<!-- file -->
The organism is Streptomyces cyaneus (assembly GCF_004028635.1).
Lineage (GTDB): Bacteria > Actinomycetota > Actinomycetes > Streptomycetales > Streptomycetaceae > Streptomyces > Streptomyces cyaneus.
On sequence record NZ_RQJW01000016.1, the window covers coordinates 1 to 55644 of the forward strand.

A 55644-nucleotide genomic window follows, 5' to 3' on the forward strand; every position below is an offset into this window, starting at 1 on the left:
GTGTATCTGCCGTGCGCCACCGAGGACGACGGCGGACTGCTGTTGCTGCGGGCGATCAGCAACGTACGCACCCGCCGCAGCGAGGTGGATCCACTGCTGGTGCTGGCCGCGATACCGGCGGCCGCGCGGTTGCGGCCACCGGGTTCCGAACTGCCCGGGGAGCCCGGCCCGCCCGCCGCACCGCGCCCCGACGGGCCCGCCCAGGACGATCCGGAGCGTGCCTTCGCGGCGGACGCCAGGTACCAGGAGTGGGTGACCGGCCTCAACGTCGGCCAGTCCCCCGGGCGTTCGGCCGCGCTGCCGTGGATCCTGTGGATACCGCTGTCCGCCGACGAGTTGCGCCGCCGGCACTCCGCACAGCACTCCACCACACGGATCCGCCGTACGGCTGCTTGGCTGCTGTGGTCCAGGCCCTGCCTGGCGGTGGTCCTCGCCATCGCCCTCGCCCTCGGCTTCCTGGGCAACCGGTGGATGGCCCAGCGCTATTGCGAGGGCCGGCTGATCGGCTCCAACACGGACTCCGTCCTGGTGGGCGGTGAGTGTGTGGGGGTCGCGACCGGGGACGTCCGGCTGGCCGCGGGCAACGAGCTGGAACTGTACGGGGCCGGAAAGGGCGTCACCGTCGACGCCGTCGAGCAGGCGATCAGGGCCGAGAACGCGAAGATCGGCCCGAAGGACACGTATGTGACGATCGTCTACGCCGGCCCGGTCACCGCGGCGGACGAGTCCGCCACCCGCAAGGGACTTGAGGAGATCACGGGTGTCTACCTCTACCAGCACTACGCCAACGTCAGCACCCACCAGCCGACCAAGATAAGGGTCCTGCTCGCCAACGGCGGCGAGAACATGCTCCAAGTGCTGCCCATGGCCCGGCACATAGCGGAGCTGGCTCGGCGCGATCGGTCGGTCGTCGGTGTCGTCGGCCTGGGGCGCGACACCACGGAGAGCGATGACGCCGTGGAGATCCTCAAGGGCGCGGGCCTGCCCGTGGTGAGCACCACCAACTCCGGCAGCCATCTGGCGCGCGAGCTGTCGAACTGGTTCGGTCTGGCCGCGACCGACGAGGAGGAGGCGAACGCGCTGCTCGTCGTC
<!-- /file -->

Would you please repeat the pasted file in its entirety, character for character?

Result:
The organism is Streptomyces cyaneus (assembly GCF_004028635.1).
Lineage (GTDB): Bacteria > Actinomycetota > Actinomycetes > Streptomycetales > Streptomycetaceae > Streptomyces > Streptomyces cyaneus.
On sequence record NZ_RQJW01000016.1, the window covers coordinates 1 to 55644 of the forward strand.

A 55644-nucleotide genomic window follows, 5' to 3' on the forward strand; every position below is an offset into this window, starting at 1 on the left:
GTGTATCTGCCGTGCGCCACCGAGGACGACGGCGGACTGCTGTTGCTGCGGGCGATCAGCAACGTACGCACCCGCCGCAGCGAGGTGGATCCACTGCTGGTGCTGGCCGCGATACCGGCGGCCGCGCGGTTGCGGCCACCGGGTTCCGAACTGCCCGGGGAGCCCGGCCCGCCCGCCGCACCGCGCCCCGACGGGCCCGCCCAGGACGATCCGGAGCGTGCCTTCGCGGCGGACGCCAGGTACCAGGAGTGGGTGACCGGCCTCAACGTCGGCCAGTCCCCCGGGCGTTCGGCCGCGCTGCCGTGGATCCTGTGGATACCGCTGTCCGCCGACGAGTTGCGCCGCCGGCACTCCGCACAGCACTCCACCACACGGATCCGCCGTACGGCTGCTTGGCTGCTGTGGTCCAGGCCCTGCCTGGCGGTGGTCCTCGCCATCGCCCTCGCCCTCGGCTTCCTGGGCAACCGGTGGATGGCCCAGCGCTATTGCGAGGGCCGGCTGATCGGCTCCAACACGGACTCCGTCCTGGTGGGCGGTGAGTGTGTGGGGGTCGCGACCGGGGACGTCCGGCTGGCCGCGGGCAACGAGCTGGAACTGTACGGGGCCGGAAAGGGCGTCACCGTCGACGCCGTCGAGCAGGCGATCAGGGCCGAGAACGCGAAGATCGGCCCGAAGGACACGTATGTGACGATCGTCTACGCCGGCCCGGTCACCGCGGCGGACGAGTCCGCCACCCGCAAGGGACTTGAGGAGATCACGGGTGTCTACCTCTACCAGCACTACGCCAACGTCAGCACCCACCAGCCGACCAAGATAAGGGTCCTGCTCGCCAACGGCGGCGAGAACATGCTCCAAGTGCTGCCCATGGCCCGGCACATAGCGGAGCTGGCTCGGCGCGATCGGTCGGTCGTCGGTGTCGTCGGCCTGGGGCGCGACACCACGGAGAGCGATGACGCCGTGGAGATCCTCAAGGGCGCGGGCCTGCCCGTGGTGAGCACCACCAACTCCGGCAGCCATCTGGCGCGCGAGCTGTCGAACTGGTTCGGTCTGGCCGCGACCGACGAGGAGGAGGCGAACGCGCTGCTCGTCGTC